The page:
I love conversion stories. Can you share a little bit of yours?
Both my parents are fallen-away Catholics and I grew up in the Bible Belt in North Carolina. Growing up, religion was never portrayed in a positive light — it was either this aggressive “you’re-going-to-hell” mentality from the people in our community or it was my parents saying, “You don’t need it.” So I thought, “OK. I don’t need it.”
When did you realize you needed it?
We ponder those big questions — where are we from, what are we doing here, where are we going. I started seeking those answers on my own and I wound up very much into New Age, dream interpretation, chakras, yoga, all that stuff. But, eventually I realized that the New Age stuff just didn’t adequately explain the problem of suffering and evil. When I met my husband, I adopted his atheism, because he’s a very smart man and I figured he must know more than I do. But he started having questions, and suddenly I noticed him reading Plato and Aristotle, and eventually St. Thomas Aquinas — and from there he was asking if I’ll go to church. I said no for a year and a half.
Did motherhood change your spiritual life at all?
I had gone beyond atheism all the way to, very happily, nihilism, but when I gave birth to our first child and the love that I experienced for him was more than anything I’d ever experienced before, I was so hopeful at that point that maybe there was something more. It was heartbreaking to me to think that all this love and time and effort I was pouring into my child would be nothing in 100 years. I was starting to become hopeful that there was something else.
You didn’t initially have a great impression of the Catholic Church — how did that change?
I thought the smells and bells and pomp and circumstance were all just fluff. But when I watched the “Catholicism” series, Bishop Barron did such a wonderful job explaining transubstantiation. I finally understood — of course you would have the music and the bells and the incense, that totally makes sense if the Real Presence of Christ is there every Mass. We went to a daily Mass at the church my husband had been to and if I hadn’t already been on my knees during the transubstantiation, now understanding what was happening, I probably would have fallen to them anyway. It was pretty formative.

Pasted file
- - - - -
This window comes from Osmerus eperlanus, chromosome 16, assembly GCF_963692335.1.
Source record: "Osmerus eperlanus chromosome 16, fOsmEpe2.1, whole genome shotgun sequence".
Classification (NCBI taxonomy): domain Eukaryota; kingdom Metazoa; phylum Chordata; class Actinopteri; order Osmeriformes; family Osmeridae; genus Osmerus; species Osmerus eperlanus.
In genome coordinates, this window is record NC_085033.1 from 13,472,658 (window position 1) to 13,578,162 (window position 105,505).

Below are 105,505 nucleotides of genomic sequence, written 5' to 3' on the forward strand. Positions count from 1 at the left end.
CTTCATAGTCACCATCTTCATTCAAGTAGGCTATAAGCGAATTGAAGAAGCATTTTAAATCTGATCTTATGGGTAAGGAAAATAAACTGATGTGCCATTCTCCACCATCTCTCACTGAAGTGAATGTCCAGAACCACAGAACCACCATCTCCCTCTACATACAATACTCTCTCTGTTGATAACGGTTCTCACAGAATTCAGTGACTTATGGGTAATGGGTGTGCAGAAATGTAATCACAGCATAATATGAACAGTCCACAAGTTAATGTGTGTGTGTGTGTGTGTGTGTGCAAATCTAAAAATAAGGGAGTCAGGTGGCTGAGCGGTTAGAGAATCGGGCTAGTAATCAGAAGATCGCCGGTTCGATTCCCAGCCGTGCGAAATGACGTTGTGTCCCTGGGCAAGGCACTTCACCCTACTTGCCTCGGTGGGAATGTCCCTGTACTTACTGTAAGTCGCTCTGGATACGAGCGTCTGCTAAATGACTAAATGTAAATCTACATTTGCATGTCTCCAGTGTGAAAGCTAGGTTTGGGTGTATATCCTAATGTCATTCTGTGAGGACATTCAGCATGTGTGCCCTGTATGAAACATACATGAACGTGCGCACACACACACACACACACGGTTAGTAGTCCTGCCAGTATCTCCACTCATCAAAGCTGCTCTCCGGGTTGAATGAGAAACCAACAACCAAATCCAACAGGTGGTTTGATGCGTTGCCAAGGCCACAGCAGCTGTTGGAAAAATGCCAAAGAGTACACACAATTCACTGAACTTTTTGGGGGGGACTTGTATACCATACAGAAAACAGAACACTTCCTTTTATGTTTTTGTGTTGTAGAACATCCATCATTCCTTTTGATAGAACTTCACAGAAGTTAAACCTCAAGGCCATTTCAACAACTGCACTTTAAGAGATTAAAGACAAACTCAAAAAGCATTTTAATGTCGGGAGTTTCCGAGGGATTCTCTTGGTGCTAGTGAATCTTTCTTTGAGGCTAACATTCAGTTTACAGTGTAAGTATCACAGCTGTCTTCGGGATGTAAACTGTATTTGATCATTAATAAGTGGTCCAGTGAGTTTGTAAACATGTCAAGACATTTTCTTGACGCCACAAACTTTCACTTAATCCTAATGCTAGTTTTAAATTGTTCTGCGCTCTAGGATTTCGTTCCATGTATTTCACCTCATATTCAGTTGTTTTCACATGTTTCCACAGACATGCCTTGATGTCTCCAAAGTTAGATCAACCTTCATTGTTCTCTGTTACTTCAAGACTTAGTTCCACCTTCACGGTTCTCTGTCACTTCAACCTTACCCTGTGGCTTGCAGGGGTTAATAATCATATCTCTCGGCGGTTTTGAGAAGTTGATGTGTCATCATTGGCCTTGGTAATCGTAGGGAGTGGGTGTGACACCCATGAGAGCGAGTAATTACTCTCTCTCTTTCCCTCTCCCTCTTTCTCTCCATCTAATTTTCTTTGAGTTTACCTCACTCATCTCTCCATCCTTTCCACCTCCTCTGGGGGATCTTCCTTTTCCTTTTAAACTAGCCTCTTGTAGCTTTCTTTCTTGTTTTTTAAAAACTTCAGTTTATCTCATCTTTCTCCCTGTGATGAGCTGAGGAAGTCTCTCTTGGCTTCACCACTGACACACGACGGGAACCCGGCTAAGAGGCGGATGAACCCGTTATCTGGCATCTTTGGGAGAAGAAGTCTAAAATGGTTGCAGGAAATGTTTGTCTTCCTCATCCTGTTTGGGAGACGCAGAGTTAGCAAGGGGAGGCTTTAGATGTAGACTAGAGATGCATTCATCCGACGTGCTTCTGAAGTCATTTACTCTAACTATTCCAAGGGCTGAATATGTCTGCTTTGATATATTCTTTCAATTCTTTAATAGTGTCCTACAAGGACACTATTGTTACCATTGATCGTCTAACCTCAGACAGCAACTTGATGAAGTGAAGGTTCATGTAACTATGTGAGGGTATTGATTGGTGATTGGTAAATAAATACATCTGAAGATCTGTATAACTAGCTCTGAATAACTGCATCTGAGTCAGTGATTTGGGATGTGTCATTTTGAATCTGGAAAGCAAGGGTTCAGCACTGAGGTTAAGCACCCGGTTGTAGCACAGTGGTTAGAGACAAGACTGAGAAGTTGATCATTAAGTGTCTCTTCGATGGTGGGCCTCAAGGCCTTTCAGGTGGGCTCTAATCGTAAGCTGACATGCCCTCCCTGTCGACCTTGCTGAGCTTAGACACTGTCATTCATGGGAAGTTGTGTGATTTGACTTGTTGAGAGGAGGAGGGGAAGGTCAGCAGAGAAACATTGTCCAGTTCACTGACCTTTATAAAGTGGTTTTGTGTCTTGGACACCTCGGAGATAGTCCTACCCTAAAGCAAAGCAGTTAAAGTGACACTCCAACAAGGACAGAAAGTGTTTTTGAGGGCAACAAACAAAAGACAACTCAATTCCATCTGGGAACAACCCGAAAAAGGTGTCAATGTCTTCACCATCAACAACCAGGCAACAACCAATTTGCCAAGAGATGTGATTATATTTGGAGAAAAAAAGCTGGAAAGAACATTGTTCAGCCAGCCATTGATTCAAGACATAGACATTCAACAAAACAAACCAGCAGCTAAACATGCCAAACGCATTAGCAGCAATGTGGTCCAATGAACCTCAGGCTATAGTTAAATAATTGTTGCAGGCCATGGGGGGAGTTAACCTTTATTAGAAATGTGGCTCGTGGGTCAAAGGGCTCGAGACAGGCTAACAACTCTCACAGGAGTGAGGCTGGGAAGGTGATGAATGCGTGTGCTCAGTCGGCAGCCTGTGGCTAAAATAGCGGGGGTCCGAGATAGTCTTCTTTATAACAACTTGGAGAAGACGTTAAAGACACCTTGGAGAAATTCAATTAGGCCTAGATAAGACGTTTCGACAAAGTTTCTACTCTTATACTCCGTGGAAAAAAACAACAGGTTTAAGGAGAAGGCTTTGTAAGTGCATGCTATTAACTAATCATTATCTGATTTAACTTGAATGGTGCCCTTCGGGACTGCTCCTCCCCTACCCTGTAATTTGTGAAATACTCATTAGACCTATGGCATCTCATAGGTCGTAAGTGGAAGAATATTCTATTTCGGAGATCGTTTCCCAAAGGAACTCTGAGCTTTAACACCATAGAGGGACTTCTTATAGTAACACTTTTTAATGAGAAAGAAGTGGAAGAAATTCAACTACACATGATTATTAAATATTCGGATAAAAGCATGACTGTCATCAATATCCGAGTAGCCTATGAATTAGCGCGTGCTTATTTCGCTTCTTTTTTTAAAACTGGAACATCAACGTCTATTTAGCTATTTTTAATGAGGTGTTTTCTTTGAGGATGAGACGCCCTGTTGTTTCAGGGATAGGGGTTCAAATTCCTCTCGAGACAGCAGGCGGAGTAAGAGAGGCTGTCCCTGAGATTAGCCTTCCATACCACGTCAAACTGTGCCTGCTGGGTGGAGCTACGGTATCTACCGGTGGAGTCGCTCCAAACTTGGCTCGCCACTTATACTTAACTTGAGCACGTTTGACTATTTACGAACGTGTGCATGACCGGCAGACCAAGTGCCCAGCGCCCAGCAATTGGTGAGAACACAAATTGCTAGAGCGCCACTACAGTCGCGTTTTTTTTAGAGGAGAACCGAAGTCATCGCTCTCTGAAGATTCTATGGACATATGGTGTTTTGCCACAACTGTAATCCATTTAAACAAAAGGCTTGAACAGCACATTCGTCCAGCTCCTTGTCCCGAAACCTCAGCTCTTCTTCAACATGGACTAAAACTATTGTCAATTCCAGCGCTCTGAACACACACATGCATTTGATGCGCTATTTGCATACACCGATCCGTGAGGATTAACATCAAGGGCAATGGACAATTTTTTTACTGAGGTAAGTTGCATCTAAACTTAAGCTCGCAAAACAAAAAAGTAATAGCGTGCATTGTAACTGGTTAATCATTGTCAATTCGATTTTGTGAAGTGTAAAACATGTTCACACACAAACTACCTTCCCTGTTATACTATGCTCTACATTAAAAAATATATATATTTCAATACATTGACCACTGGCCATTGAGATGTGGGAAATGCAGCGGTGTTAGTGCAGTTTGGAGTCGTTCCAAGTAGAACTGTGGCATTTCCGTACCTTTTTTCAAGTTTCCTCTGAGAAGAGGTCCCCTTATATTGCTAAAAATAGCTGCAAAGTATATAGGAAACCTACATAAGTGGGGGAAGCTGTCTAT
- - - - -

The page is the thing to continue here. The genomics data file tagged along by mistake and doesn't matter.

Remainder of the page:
You wrote a book about how to talk to kids about God – what is the hardest question you get from your kids about God or religion, and how do you handle it?
Kids are natural philosophers and theologians, and they ask really awesome questions. The ones that are the deepest to go into are any question around things like, why did God create bad people, or why do bad guys exist? It gets into those problems about suffering and evil and free will. These are multiple conversations. But if there is a question that comes up that I just really don’t know how to answer — I always say, “That’s a really good question. I don’t know the answer; let’s look it up.”
If you had to pick two or three of your podcast episodes that were really fun or informative for you to produce, which would you pick?
Any of the ones that I’ve talked to well-seasoned mothers. Three that come to mind — there was an episode on spiritual warfare and protecting the family, with Kathleen Beckman. And then Clare Dwyer, who is a writer at spiritualdirection.com; she was on the show in the spring on how to embrace Catholic saints in everyday life. I also had Moira, who runs ModernCatholicMom.com, on the show, and she came on over the summer and talked about teaching kids Theology of the Body.
What do you hope God says to you when you get to Heaven?
I hope he says, “I called and you listened.”